It would take about half an hour at leisurely pace to fully explore the caves. As I came outside I found another cute jizo. As with most Buddhist temples, the grounds close around 5:00 PM.
In all, it was an inspirational day in Kamakura. I still had a 4-hour journey ahead of me – going back to Nara. Do note that this temple is also popular for its Ajisai, that bloom in the monsoon months. I was lucky to experience the Ajisai bloom in Nara Hase-dera.
It was a peaceful ride back home, staring at the lush green landscape of rural Kanagawa. I spent the time mostly listening to music and going over the pictures I took on the day.
In my opinion, a day tour is enough to explore both Kamakura Daibutsu & the Hasedera temple. Both are extremely exciting heritage sites with a plethora of mythical stories associated with them.
Thanks for reading. I look forward to your reviews and questions. If you are looking to explore more of the Kansai region, follow my story as I capture the iconic Yasaka-no-tou Pagoda during one of the lovely evenings in Kyoto.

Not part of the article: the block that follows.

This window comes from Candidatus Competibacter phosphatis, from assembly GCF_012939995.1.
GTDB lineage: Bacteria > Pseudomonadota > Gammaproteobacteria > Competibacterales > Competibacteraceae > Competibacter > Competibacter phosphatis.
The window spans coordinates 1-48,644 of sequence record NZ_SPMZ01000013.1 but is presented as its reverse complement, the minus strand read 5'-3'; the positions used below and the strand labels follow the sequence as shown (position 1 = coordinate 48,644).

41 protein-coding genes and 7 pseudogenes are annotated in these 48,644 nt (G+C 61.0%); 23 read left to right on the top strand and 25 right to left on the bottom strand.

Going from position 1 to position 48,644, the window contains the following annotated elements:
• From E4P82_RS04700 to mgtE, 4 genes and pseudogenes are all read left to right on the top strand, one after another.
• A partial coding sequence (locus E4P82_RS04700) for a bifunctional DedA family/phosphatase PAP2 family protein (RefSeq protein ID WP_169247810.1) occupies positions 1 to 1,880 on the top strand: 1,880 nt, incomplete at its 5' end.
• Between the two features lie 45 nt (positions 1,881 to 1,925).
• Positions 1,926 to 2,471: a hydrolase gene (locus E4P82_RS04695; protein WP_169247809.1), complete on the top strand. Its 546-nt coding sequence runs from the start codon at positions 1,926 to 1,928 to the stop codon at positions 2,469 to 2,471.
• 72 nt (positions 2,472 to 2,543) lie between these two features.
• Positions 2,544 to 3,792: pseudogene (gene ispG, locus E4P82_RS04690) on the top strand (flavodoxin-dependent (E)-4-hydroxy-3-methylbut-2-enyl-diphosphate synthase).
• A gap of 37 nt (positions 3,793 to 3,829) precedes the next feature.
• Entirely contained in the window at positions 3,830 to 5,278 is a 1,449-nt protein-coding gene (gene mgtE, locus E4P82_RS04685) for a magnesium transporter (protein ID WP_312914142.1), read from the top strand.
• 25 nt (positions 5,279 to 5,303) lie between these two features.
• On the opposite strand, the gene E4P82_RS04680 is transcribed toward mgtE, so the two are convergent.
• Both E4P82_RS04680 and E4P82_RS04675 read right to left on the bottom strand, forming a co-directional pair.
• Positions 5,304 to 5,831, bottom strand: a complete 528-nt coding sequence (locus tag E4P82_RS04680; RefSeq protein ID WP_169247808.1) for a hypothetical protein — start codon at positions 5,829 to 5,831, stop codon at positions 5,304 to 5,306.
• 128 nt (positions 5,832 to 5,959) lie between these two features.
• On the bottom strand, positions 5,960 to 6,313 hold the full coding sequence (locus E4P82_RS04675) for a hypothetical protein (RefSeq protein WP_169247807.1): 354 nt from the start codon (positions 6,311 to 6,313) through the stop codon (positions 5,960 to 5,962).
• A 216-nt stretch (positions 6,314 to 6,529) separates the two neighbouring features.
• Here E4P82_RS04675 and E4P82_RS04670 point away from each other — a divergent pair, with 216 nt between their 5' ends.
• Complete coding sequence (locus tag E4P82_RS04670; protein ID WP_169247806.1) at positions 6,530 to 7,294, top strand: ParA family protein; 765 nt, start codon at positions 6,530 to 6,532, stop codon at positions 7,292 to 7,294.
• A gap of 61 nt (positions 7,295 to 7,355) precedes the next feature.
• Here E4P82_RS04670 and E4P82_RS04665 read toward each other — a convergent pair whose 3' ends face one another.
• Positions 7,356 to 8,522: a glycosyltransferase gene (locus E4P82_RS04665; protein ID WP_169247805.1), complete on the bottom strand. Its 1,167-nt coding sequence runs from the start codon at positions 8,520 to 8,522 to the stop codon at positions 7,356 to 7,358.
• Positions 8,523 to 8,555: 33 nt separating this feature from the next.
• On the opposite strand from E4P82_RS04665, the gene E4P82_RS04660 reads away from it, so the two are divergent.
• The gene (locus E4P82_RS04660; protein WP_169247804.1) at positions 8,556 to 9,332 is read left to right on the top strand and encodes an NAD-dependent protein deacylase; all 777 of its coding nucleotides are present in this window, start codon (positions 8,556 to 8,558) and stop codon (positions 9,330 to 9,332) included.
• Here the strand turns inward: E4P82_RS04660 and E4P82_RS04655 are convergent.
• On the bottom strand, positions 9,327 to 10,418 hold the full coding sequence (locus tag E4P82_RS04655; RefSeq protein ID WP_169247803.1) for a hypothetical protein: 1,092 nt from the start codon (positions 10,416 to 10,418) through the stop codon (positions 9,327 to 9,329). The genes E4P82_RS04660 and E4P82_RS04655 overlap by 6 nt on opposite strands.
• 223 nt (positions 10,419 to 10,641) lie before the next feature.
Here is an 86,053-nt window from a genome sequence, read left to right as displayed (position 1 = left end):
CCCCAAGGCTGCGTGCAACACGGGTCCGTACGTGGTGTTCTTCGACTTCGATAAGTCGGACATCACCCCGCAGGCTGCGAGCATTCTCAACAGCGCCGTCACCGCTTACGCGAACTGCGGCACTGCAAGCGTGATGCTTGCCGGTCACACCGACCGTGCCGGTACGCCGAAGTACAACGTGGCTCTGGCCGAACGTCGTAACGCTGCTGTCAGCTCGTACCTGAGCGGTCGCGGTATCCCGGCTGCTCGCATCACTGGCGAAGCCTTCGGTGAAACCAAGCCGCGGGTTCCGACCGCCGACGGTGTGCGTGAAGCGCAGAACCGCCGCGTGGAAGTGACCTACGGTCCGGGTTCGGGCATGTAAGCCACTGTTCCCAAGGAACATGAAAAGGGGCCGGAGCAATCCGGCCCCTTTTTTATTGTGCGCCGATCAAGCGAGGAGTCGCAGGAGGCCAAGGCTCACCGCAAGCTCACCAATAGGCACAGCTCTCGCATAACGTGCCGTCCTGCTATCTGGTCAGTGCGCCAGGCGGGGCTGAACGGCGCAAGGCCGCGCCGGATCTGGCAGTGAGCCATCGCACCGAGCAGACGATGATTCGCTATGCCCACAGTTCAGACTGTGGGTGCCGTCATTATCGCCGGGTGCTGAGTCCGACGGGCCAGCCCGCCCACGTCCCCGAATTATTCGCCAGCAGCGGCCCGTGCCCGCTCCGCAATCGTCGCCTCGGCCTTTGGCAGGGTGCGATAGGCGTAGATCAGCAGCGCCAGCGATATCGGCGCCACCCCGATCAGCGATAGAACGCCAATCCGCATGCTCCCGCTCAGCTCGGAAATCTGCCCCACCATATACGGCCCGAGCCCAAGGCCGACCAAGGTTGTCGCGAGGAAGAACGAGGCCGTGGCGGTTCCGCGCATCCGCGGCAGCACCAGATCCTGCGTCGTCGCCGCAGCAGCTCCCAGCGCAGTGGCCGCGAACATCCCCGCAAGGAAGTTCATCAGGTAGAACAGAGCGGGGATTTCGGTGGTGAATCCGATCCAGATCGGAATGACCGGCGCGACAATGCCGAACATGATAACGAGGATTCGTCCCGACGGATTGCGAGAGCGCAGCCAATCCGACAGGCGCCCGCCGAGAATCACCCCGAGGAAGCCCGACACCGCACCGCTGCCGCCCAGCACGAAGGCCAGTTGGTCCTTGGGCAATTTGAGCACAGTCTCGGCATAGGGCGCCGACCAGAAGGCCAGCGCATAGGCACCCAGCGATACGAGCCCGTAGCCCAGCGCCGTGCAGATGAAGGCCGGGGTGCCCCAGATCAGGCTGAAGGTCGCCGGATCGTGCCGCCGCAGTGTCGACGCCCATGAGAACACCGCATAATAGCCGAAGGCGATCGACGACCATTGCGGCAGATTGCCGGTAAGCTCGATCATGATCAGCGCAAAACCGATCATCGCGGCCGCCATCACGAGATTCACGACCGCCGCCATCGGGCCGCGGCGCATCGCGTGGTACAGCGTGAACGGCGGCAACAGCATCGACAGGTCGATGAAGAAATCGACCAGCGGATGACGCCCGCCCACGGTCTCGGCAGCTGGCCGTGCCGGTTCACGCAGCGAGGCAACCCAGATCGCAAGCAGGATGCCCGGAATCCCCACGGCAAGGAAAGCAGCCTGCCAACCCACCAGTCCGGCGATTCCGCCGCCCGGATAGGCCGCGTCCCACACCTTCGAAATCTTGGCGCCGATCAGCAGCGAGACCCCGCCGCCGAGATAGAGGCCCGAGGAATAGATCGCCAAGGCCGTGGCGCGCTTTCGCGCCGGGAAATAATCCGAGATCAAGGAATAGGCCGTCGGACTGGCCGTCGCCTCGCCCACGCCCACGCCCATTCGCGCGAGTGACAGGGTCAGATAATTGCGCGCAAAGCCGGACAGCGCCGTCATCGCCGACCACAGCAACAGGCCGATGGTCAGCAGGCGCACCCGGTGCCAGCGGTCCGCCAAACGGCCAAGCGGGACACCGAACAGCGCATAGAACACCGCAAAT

10-min walk from Hase Station on the Enoshima Dentetsu Line
March – September
08:00 – 17:30 (last entry at 17:00)
October – February
08:00 – 17:00 (last entry at 16:30)
Adults 400 yen, Children 200 yen
Important Cultural Events at Kamakura Hase-dera
*Dates might differ from year to year.
Disclaimer: The information presented in this article is based on the time I visited the premises. Note that there might be changes in the prices of merchandise and admission fees that might have occurred after this article was published. At times the facility might also be closed for repairs or for variety of other reasons. Kindly contact the facility or facilities mentioned in this article directly before visiting.
Usage of this site indicates acceptance of my Terms and Conditions.
Credits: The historical information presented herein is gathered mostly from local guides that were re-inforced via historical writings.
I went to the Hase-dera twenty years ago. I took a lot of pictures with an old film camera. I’m finally working on organizing photo albums and didn’t have any of my photos labeled. I really enjoyed your article. I learned more about the Temple and it helped me to identify everything in my photos. Thank you.
Thanks for the appreciation. I would love to see how the temple looked 20 years ago. If you post your pictures online, please send me a link so I can see your memories of the place.